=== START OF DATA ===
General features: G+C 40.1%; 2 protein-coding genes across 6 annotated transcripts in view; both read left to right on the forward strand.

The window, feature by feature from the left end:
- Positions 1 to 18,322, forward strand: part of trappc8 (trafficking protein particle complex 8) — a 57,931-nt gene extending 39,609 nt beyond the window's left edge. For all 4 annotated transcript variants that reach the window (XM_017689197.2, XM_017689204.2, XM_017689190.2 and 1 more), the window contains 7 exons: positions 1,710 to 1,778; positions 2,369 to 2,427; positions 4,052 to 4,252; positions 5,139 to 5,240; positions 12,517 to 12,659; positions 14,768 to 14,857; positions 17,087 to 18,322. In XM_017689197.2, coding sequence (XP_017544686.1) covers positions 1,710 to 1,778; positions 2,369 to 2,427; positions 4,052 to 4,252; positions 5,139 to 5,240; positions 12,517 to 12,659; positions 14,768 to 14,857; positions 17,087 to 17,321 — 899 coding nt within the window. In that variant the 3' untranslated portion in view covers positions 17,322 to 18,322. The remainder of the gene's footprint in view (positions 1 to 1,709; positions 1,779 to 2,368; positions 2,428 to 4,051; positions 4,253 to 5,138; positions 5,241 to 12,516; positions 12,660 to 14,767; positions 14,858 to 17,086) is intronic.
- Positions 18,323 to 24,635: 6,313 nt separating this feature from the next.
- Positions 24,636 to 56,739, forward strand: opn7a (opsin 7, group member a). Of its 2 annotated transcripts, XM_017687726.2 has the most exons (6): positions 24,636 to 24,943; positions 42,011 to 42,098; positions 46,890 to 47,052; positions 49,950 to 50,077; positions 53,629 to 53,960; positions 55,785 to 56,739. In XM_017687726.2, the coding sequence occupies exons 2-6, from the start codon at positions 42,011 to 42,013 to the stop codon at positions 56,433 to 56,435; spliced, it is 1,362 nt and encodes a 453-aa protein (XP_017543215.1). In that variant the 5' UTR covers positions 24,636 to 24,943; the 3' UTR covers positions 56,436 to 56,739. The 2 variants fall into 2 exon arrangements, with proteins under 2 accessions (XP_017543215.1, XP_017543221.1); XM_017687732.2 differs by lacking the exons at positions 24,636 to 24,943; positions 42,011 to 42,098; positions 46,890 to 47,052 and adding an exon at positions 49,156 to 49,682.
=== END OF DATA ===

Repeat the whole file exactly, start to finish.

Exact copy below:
General features: G+C 40.1%; 2 protein-coding genes across 6 annotated transcripts in view; both read left to right on the forward strand.

The window, feature by feature from the left end:
- Positions 1 to 18,322, forward strand: part of trappc8 (trafficking protein particle complex 8) — a 57,931-nt gene extending 39,609 nt beyond the window's left edge. For all 4 annotated transcript variants that reach the window (XM_017689197.2, XM_017689204.2, XM_017689190.2 and 1 more), the window contains 7 exons: positions 1,710 to 1,778; positions 2,369 to 2,427; positions 4,052 to 4,252; positions 5,139 to 5,240; positions 12,517 to 12,659; positions 14,768 to 14,857; positions 17,087 to 18,322. In XM_017689197.2, coding sequence (XP_017544686.1) covers positions 1,710 to 1,778; positions 2,369 to 2,427; positions 4,052 to 4,252; positions 5,139 to 5,240; positions 12,517 to 12,659; positions 14,768 to 14,857; positions 17,087 to 17,321 — 899 coding nt within the window. In that variant the 3' untranslated portion in view covers positions 17,322 to 18,322. The remainder of the gene's footprint in view (positions 1 to 1,709; positions 1,779 to 2,368; positions 2,428 to 4,051; positions 4,253 to 5,138; positions 5,241 to 12,516; positions 12,660 to 14,767; positions 14,858 to 17,086) is intronic.
- Positions 18,323 to 24,635: 6,313 nt separating this feature from the next.
- Positions 24,636 to 56,739, forward strand: opn7a (opsin 7, group member a). Of its 2 annotated transcripts, XM_017687726.2 has the most exons (6): positions 24,636 to 24,943; positions 42,011 to 42,098; positions 46,890 to 47,052; positions 49,950 to 50,077; positions 53,629 to 53,960; positions 55,785 to 56,739. In XM_017687726.2, the coding sequence occupies exons 2-6, from the start codon at positions 42,011 to 42,013 to the stop codon at positions 56,433 to 56,435; spliced, it is 1,362 nt and encodes a 453-aa protein (XP_017543215.1). In that variant the 5' UTR covers positions 24,636 to 24,943; the 3' UTR covers positions 56,436 to 56,739. The 2 variants fall into 2 exon arrangements, with proteins under 2 accessions (XP_017543215.1, XP_017543221.1); XM_017687732.2 differs by lacking the exons at positions 24,636 to 24,943; positions 42,011 to 42,098; positions 46,890 to 47,052 and adding an exon at positions 49,156 to 49,682.